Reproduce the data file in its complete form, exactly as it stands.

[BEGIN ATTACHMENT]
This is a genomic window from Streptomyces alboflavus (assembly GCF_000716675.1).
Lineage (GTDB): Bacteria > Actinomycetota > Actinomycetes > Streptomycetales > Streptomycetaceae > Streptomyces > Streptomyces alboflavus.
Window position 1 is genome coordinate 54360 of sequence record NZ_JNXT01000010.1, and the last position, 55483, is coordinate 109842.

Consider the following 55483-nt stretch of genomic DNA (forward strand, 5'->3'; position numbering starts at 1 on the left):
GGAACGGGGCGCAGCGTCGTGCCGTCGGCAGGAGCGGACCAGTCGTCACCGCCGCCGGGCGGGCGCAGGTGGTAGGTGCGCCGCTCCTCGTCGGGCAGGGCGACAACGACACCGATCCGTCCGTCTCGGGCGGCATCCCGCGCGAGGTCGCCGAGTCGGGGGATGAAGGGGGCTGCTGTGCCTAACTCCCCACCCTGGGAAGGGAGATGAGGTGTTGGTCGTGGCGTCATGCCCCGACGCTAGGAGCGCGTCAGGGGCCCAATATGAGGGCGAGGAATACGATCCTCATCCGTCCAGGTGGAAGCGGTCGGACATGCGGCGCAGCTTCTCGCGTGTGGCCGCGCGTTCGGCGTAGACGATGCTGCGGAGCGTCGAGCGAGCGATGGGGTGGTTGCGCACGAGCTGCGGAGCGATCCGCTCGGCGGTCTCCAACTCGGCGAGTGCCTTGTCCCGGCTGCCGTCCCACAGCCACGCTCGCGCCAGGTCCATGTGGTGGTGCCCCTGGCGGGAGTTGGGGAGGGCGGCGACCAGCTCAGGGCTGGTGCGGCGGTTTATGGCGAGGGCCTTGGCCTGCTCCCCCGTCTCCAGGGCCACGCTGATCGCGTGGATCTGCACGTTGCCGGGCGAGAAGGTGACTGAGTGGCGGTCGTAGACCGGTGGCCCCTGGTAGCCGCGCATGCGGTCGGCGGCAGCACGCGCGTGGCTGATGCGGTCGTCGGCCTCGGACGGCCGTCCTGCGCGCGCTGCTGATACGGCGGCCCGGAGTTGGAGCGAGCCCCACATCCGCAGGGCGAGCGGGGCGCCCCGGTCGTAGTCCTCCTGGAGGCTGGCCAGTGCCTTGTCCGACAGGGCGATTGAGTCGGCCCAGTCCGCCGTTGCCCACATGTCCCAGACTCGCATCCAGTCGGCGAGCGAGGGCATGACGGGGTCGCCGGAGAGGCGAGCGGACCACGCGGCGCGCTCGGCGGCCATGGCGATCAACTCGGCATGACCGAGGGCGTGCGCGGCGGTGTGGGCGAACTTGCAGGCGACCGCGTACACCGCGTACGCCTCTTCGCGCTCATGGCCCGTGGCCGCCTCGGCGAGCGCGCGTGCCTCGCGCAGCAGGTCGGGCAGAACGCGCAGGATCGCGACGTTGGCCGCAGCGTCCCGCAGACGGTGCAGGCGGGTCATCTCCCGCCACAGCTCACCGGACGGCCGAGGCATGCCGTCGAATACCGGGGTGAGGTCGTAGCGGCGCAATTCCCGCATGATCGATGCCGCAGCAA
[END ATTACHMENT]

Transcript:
This is a genomic window from Streptomyces alboflavus (assembly GCF_000716675.1).
Lineage (GTDB): Bacteria > Actinomycetota > Actinomycetes > Streptomycetales > Streptomycetaceae > Streptomyces > Streptomyces alboflavus.
Window position 1 is genome coordinate 54360 of sequence record NZ_JNXT01000010.1, and the last position, 55483, is coordinate 109842.

Consider the following 55483-nt stretch of genomic DNA (forward strand, 5'->3'; position numbering starts at 1 on the left):
GGAACGGGGCGCAGCGTCGTGCCGTCGGCAGGAGCGGACCAGTCGTCACCGCCGCCGGGCGGGCGCAGGTGGTAGGTGCGCCGCTCCTCGTCGGGCAGGGCGACAACGACACCGATCCGTCCGTCTCGGGCGGCATCCCGCGCGAGGTCGCCGAGTCGGGGGATGAAGGGGGCTGCTGTGCCTAACTCCCCACCCTGGGAAGGGAGATGAGGTGTTGGTCGTGGCGTCATGCCCCGACGCTAGGAGCGCGTCAGGGGCCCAATATGAGGGCGAGGAATACGATCCTCATCCGTCCAGGTGGAAGCGGTCGGACATGCGGCGCAGCTTCTCGCGTGTGGCCGCGCGTTCGGCGTAGACGATGCTGCGGAGCGTCGAGCGAGCGATGGGGTGGTTGCGCACGAGCTGCGGAGCGATCCGCTCGGCGGTCTCCAACTCGGCGAGTGCCTTGTCCCGGCTGCCGTCCCACAGCCACGCTCGCGCCAGGTCCATGTGGTGGTGCCCCTGGCGGGAGTTGGGGAGGGCGGCGACCAGCTCAGGGCTGGTGCGGCGGTTTATGGCGAGGGCCTTGGCCTGCTCCCCCGTCTCCAGGGCCACGCTGATCGCGTGGATCTGCACGTTGCCGGGCGAGAAGGTGACTGAGTGGCGGTCGTAGACCGGTGGCCCCTGGTAGCCGCGCATGCGGTCGGCGGCAGCACGCGCGTGGCTGATGCGGTCGTCGGCCTCGGACGGCCGTCCTGCGCGCGCTGCTGATACGGCGGCCCGGAGTTGGAGCGAGCCCCACATCCGCAGGGCGAGCGGGGCGCCCCGGTCGTAGTCCTCCTGGAGGCTGGCCAGTGCCTTGTCCGACAGGGCGATTGAGTCGGCCCAGTCCGCCGTTGCCCACATGTCCCAGACTCGCATCCAGTCGGCGAGCGAGGGCATGACGGGGTCGCCGGAGAGGCGAGCGGACCACGCGGCGCGCTCGGCGGCCATGGCGATCAACTCGGCATGACCGAGGGCGTGCGCGGCGGTGTGGGCGAACTTGCAGGCGACCGCGTACACCGCGTACGCCTCTTCGCGCTCATGGCCCGTGGCCGCCTCGGCGAGCGCGCGTGCCTCGCGCAGCAGGTCGGGCAGAACGCGCAGGATCGCGACGTTGGCCGCAGCGTCCCGCAGACGGTGCAGGCGGGTCATCTCCCGCCACAGCTCACCGGACGGCCGAGGCATGCCGTCGAATACCGGGGTGAGGTCGTAGCGGCGCAATTCCCGCATGATCGATGCCGCAGCAA